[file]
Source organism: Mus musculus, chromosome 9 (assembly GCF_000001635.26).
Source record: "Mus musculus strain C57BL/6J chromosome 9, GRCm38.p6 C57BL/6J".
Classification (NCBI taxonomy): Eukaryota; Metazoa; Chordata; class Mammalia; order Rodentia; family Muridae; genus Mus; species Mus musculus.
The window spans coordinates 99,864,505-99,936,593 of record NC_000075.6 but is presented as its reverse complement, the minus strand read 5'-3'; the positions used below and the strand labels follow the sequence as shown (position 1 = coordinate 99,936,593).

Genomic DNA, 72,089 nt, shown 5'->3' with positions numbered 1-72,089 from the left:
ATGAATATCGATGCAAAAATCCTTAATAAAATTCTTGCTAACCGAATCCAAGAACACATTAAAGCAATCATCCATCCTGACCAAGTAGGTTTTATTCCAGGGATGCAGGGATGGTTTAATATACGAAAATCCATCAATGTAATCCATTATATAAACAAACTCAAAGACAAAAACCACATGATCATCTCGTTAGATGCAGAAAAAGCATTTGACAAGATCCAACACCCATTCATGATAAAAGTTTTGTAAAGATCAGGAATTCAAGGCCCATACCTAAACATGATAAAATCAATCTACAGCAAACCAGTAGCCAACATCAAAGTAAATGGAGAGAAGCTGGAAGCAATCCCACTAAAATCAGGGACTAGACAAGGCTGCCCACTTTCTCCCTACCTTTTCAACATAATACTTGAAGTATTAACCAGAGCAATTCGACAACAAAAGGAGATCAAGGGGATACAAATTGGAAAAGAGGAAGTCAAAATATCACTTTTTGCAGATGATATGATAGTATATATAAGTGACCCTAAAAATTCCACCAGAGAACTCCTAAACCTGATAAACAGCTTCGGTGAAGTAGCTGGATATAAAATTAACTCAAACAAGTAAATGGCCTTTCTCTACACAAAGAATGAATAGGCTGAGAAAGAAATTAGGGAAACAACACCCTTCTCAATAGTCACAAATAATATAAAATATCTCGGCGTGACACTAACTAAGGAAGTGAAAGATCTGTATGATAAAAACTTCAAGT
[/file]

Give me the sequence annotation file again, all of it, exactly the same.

Source organism: Mus musculus, chromosome 9 (assembly GCF_000001635.26).
Source record: "Mus musculus strain C57BL/6J chromosome 9, GRCm38.p6 C57BL/6J".
Classification (NCBI taxonomy): Eukaryota; Metazoa; Chordata; class Mammalia; order Rodentia; family Muridae; genus Mus; species Mus musculus.
The window spans coordinates 99,864,505-99,936,593 of record NC_000075.6 but is presented as its reverse complement, the minus strand read 5'-3'; the positions used below and the strand labels follow the sequence as shown (position 1 = coordinate 99,936,593).

Genomic DNA, 72,089 nt, shown 5'->3' with positions numbered 1-72,089 from the left:
ATGAATATCGATGCAAAAATCCTTAATAAAATTCTTGCTAACCGAATCCAAGAACACATTAAAGCAATCATCCATCCTGACCAAGTAGGTTTTATTCCAGGGATGCAGGGATGGTTTAATATACGAAAATCCATCAATGTAATCCATTATATAAACAAACTCAAAGACAAAAACCACATGATCATCTCGTTAGATGCAGAAAAAGCATTTGACAAGATCCAACACCCATTCATGATAAAAGTTTTGTAAAGATCAGGAATTCAAGGCCCATACCTAAACATGATAAAATCAATCTACAGCAAACCAGTAGCCAACATCAAAGTAAATGGAGAGAAGCTGGAAGCAATCCCACTAAAATCAGGGACTAGACAAGGCTGCCCACTTTCTCCCTACCTTTTCAACATAATACTTGAAGTATTAACCAGAGCAATTCGACAACAAAAGGAGATCAAGGGGATACAAATTGGAAAAGAGGAAGTCAAAATATCACTTTTTGCAGATGATATGATAGTATATATAAGTGACCCTAAAAATTCCACCAGAGAACTCCTAAACCTGATAAACAGCTTCGGTGAAGTAGCTGGATATAAAATTAACTCAAACAAGTAAATGGCCTTTCTCTACACAAAGAATGAATAGGCTGAGAAAGAAATTAGGGAAACAACACCCTTCTCAATAGTCACAAATAATATAAAATATCTCGGCGTGACACTAACTAAGGAAGTGAAAGATCTGTATGATAAAAACTTCAAGT